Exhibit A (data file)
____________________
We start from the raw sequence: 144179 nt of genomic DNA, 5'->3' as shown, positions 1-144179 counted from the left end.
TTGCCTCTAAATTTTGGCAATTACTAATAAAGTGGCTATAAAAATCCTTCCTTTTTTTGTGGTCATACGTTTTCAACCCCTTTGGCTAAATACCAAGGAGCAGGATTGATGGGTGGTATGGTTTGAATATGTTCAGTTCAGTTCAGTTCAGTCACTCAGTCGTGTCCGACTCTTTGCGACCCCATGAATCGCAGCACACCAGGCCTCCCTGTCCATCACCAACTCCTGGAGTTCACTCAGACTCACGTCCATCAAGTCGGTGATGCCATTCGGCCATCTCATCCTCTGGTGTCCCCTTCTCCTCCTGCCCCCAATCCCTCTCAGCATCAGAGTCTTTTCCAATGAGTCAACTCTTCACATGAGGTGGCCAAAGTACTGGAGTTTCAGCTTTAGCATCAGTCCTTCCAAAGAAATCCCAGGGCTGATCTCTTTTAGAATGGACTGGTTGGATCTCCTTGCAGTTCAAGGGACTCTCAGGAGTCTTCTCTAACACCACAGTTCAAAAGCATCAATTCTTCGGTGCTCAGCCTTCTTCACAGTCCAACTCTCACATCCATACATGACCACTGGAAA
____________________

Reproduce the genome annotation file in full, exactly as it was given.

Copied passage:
We start from the raw sequence: 144179 nt of genomic DNA, 5'->3' as shown, positions 1-144179 counted from the left end.
TTGCCTCTAAATTTTGGCAATTACTAATAAAGTGGCTATAAAAATCCTTCCTTTTTTTGTGGTCATACGTTTTCAACCCCTTTGGCTAAATACCAAGGAGCAGGATTGATGGGTGGTATGGTTTGAATATGTTCAGTTCAGTTCAGTTCAGTCACTCAGTCGTGTCCGACTCTTTGCGACCCCATGAATCGCAGCACACCAGGCCTCCCTGTCCATCACCAACTCCTGGAGTTCACTCAGACTCACGTCCATCAAGTCGGTGATGCCATTCGGCCATCTCATCCTCTGGTGTCCCCTTCTCCTCCTGCCCCCAATCCCTCTCAGCATCAGAGTCTTTTCCAATGAGTCAACTCTTCACATGAGGTGGCCAAAGTACTGGAGTTTCAGCTTTAGCATCAGTCCTTCCAAAGAAATCCCAGGGCTGATCTCTTTTAGAATGGACTGGTTGGATCTCCTTGCAGTTCAAGGGACTCTCAGGAGTCTTCTCTAACACCACAGTTCAAAAGCATCAATTCTTCGGTGCTCAGCCTTCTTCACAGTCCAACTCTCACATCCATACATGACCACTGGAAA